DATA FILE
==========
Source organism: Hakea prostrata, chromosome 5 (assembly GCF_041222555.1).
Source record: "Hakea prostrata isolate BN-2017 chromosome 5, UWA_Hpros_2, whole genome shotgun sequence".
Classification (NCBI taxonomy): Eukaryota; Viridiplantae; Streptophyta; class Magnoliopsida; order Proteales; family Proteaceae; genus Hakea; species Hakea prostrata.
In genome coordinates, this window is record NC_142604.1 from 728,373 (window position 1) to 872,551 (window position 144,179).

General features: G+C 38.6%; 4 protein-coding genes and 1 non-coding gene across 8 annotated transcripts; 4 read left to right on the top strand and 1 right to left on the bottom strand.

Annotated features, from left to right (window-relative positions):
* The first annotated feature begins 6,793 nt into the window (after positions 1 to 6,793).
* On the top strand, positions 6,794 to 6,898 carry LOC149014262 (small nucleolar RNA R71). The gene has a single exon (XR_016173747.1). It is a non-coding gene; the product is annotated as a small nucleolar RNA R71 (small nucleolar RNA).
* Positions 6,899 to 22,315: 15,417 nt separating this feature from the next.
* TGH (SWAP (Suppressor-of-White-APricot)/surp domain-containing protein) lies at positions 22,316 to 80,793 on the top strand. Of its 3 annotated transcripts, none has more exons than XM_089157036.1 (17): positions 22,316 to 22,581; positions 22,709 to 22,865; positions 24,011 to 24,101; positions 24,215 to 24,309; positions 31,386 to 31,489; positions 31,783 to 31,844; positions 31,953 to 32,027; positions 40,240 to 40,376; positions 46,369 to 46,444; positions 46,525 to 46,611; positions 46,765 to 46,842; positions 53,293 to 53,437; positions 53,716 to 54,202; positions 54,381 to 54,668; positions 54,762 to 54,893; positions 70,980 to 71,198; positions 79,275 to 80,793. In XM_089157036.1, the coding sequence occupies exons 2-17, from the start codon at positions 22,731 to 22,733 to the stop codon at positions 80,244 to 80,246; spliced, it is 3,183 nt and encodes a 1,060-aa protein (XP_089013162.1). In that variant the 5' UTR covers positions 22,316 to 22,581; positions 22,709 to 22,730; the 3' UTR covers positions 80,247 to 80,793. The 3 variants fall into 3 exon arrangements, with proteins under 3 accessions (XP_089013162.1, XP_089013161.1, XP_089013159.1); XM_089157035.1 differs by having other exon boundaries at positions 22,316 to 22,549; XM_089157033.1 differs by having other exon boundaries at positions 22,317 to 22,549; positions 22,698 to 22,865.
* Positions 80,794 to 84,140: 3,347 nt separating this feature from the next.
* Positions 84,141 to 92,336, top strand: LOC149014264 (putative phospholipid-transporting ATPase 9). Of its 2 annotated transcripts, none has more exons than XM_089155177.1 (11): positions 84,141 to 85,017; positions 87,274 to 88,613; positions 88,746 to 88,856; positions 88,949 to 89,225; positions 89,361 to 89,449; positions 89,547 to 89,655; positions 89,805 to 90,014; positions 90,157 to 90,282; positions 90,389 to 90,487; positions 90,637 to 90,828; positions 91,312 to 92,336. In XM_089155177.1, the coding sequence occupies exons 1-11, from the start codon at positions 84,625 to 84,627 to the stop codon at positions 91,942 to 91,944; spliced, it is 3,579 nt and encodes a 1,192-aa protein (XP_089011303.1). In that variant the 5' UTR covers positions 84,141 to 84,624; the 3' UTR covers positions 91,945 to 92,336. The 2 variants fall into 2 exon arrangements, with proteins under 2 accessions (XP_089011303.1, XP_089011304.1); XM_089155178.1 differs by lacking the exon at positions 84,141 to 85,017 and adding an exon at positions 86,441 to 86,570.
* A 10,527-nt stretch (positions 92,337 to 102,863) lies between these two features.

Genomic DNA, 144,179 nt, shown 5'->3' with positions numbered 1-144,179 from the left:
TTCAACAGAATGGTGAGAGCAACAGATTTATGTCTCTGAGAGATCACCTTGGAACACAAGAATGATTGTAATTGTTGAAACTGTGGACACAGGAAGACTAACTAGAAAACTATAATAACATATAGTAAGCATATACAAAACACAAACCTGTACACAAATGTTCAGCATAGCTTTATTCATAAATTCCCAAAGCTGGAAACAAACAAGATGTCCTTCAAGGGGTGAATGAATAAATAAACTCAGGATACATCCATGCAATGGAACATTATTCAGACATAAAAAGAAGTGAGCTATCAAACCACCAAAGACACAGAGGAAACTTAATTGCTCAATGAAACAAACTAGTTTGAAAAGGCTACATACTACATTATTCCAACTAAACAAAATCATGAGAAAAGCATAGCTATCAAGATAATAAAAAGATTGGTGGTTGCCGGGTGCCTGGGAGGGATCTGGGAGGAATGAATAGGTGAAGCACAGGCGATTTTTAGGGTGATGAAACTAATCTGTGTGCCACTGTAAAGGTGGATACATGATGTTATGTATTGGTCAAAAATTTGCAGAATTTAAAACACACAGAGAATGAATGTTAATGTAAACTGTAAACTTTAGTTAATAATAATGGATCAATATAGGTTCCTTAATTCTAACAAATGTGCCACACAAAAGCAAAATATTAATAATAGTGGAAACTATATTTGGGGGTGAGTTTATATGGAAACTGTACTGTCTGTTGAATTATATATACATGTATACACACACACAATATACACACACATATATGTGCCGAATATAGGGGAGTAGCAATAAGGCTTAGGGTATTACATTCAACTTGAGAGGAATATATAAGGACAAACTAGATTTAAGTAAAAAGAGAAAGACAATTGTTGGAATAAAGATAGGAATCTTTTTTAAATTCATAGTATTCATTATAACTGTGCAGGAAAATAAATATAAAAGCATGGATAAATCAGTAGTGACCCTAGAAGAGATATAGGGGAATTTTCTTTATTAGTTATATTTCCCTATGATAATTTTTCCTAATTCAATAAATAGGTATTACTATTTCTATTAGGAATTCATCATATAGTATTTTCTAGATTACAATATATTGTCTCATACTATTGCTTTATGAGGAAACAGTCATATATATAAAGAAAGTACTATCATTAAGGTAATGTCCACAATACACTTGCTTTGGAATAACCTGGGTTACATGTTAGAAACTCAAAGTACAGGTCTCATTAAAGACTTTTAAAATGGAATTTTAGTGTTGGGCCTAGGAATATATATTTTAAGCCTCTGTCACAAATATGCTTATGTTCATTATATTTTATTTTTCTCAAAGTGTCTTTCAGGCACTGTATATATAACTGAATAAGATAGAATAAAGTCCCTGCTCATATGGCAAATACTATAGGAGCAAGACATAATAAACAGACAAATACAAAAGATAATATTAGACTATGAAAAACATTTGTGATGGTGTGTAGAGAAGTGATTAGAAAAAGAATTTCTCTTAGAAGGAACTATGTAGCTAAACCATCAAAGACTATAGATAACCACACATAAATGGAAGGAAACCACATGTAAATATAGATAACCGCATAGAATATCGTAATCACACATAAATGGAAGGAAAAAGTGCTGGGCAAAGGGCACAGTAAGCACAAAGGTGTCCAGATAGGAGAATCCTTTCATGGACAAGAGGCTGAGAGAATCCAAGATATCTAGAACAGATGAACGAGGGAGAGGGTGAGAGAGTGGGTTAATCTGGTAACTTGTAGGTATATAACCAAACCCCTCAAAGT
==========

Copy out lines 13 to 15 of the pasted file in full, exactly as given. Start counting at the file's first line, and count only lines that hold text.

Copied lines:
* A 10,527-nt stretch (positions 92,337 to 102,863) lies between these two features.

Genomic DNA, 144,179 nt, shown 5'->3' with positions numbered 1-144,179 from the left:
TTCAACAGAATGGTGAGAGCAACAGATTTATGTCTCTGAGAGATCACCTTGGAACACAAGAATGATTGTAATTGTTGAAACTGTGGACACAGGAAGACTAACTAGAAAACTATAATAACATATAGTAAGCATATACAAAACACAAACCTGTACACAAATGTTCAGCATAGCTTTATTCATAAATTCCCAAAGCTGGAAACAAACAAGATGTCCTTCAAGGGGTGAATGAATAAATAAACTCAGGATACATCCATGCAATGGAACATTATTCAGACATAAAAAGAAGTGAGCTATCAAACCACCAAAGACACAGAGGAAACTTAATTGCTCAATGAAACAAACTAGTTTGAAAAGGCTACATACTACATTATTCCAACTAAACAAAATCATGAGAAAAGCATAGCTATCAAGATAATAAAAAGATTGGTGGTTGCCGGGTGCCTGGGAGGGATCTGGGAGGAATGAATAGGTGAAGCACAGGCGATTTTTAGGGTGATGAAACTAATCTGTGTGCCACTGTAAAGGTGGATACATGATGTTATGTATTGGTCAAAAATTTGCAGAATTTAAAACACACAGAGAATGAATGTTAATGTAAACTGTAAACTTTAGTTAATAATAATGGATCAATATAGGTTCCTTAATTCTAACAAATGTGCCACACAAAAGCAAAATATTAATAATAGTGGAAACTATATTTGGGGGTGAGTTTATATGGAAACTGTACTGTCTGTTGAATTATATATACATGTATACACACACACAATATACACACACATATATGTGCCGAATATAGGGGAGTAGCAATAAGGCTTAGGGTATTACATTCAACTTGAGAGGAATATATAAGGACAAACTAGATTTAAGTAAAAAGAGAAAGACAATTGTTGGAATAAAGATAGGAATCTTTTTTAAATTCATAGTATTCATTATAACTGTGCAGGAAAATAAATATAAAAGCATGGATAAATCAGTAGTGACCCTAGAAGAGATATAGGGGAATTTTCTTTATTAGTTATATTTCCCTATGATAATTTTTCCTAATTCAATAAATAGGTATTACTATTTCTATTAGGAATTCATCATATAGTATTTTCTAGATTACAATATATTGTCTCATACTATTGCTTTATGAGGAAACAGTCATATATATAAAGAAAGTACTATCATTAAGGTAATGTCCACAATACACTTGCTTTGGAATAACCTGGGTTACATGTTAGAAACTCAAAGTACAGGTCTCATTAAAGACTTTTAAAATGGAATTTTAGTGTTGGGCCTAGGAATATATATTTTAAGCCTCTGTCACAAATATGCTTATGTTCATTATATTTTATTTTTCTCAAAGTGTCTTTCAGGCACTGTATATATAACTGAATAAGATAGAATAAAGTCCCTGCTCATATGGCAAATACTATAGGAGCAAGACATAATAAACAGACAAATACAAAAGATAATATTAGACTATGAAAAACATTTGTGATGGTGTGTAGAGAAGTGATTAGAAAAAGAATTTCTCTTAGAAGGAACTATGTAGCTAAACCATCAAAGACTATAGATAACCACACATAAATGGAAGGAAACCACATGTAAATATAGATAACCGCATAGAATATCGTAATCACACATAAATGGAAGGAAAAAGTGCTGGGCAAAGGGCACAGTAAGCACAAAGGTGTCCAGATAGGAGAATCCTTTCATGGACAAGAGGCTGAGAGAATCCAAGATATCTAGAACAGATGAACGAGGGAGAGGGTGAGAGAGTGGGTTAATCTGGTAACTTGTAGGTATATAACCAAACCCCTCAAAGT